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Kashmir’s ‘Pencil Village’ Fears Losing Paddy Land to CRPF Colony

Kashmir’s ‘Pencil Village’ Fears Losing Paddy Land to CRPF Colony

“Some 300 families rely on the land where we grow paddy, mustard, and wheat. The new crop is yet to be harvested, and the decision to build camps has come which has devastated the poor farmers who are completely reliant on the land.”


PULWAMA — As many as 300 families of Oukhoo—Kashmir’s ‘pencil village’—are on “the brink of starvation” as the government is forcing the villagers to evict the land that they have been cultivating for the last eight decades.

The cultivation of the land is the only source for the villagers to sustain their livelihood, the locals said.

On Saturday, a protest erupted in Oukhoo, about 22 kilometres south of capital city Srinagar in Pulwama district, after the government issued repeated notices asking the villagers not to cultivate the land.

The villagers have been cultivating the said land since 1954 before it was recently transferred to the Central Reserve Police Force for the establishment of a residential colony.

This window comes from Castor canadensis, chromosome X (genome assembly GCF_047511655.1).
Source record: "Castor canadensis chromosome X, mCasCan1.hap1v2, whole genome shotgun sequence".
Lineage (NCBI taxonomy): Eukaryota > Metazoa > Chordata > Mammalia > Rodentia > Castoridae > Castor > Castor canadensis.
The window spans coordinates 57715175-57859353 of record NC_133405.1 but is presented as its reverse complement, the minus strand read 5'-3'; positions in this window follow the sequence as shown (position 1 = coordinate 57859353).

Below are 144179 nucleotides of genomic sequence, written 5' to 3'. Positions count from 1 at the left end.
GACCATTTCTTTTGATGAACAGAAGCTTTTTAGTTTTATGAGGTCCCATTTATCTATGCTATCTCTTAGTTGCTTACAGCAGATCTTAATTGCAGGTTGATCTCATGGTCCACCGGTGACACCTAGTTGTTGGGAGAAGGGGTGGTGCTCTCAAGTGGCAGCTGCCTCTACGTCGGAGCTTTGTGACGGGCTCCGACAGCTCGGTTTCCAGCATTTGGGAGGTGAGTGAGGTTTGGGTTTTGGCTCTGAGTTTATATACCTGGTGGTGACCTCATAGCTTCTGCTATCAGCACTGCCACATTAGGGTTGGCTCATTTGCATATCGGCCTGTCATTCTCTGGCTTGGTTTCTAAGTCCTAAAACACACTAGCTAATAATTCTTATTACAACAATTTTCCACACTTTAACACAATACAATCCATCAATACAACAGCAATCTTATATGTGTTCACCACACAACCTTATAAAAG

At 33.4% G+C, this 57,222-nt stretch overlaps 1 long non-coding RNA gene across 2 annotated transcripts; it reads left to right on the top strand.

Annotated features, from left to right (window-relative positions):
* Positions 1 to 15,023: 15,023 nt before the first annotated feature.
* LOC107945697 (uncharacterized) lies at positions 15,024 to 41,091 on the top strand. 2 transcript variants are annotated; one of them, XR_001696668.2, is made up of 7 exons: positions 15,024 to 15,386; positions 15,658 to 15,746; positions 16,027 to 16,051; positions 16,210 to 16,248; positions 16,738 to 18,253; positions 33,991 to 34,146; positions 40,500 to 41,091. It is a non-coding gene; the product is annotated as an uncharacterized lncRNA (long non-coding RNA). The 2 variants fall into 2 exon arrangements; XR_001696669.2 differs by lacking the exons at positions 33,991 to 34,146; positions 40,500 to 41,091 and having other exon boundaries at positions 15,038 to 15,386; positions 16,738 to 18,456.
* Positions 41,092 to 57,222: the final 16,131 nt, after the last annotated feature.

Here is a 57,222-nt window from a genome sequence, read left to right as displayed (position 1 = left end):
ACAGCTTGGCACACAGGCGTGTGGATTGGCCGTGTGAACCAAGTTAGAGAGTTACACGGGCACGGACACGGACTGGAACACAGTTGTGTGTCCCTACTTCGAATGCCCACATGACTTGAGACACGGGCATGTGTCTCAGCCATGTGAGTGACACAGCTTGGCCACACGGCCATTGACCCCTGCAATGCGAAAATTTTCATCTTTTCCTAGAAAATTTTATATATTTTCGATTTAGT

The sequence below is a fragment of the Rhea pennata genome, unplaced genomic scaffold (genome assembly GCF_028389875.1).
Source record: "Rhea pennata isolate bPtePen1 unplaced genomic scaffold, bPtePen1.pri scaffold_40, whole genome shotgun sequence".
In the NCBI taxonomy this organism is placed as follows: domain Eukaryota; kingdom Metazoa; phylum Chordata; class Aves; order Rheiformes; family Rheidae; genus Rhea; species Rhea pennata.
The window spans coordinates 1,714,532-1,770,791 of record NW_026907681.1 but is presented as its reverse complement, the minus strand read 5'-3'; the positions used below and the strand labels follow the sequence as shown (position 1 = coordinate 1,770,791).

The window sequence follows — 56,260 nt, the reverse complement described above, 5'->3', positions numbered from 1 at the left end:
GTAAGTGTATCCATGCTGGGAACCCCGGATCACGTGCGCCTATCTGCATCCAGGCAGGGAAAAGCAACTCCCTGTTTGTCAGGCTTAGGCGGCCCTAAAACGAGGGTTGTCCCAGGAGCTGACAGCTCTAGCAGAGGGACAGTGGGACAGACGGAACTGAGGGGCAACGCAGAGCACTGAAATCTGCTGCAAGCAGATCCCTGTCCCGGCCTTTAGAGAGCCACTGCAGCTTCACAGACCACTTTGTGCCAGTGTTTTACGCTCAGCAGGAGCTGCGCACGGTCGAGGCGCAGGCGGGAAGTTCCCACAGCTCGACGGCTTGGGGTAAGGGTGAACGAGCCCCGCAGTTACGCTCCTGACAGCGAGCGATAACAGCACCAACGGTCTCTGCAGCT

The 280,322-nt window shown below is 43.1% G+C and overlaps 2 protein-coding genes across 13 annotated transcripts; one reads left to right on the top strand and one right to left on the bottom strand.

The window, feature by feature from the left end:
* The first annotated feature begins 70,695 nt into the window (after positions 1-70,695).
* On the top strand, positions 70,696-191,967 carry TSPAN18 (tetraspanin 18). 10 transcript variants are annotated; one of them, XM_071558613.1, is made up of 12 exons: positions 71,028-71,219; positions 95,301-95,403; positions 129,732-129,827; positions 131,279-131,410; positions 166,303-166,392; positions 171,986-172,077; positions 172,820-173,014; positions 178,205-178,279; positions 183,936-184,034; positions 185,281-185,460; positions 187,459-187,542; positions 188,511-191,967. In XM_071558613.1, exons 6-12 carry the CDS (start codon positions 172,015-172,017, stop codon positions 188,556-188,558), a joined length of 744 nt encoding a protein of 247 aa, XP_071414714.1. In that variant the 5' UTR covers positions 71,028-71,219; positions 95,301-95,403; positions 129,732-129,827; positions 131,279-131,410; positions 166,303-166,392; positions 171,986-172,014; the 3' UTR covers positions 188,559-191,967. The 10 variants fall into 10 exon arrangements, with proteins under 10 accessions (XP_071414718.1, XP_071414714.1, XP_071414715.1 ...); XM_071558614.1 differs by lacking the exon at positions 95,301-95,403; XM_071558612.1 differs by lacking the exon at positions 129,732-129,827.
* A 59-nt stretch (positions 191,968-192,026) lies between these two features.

The Ministry of Home Affairs (MHA), in September this year, stated in a 36-page report that Oukhoo village is meeting India’s 90% pencil requirement and has since been called as ‘The Pencil Village’ of the country.

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However, on October 28, the administration of New Delhi appointed Lt. Governor Manoj Sinha approved the transfer of state land for various purposes, including approximately 65 acres to the CRPF.

Land was transferred to create battalion encampment camps in crucial South Kashmir locations such as Anantnag, Shopian and Pulwama.

Permanent camps would be built in the Pulwama villages of Oukhoo, Kadlabal, and Koil, according to officials.

The residents of Oukhoo protested the decision after officials said that the land will be transferred against payment of the Stamp Duty Rates for the year 2021, as announced. “It will give CRPF men and their families safe and adequate lodging.”

Many farmers who cultivate the land congregated at Muhammad Sultan’s residence.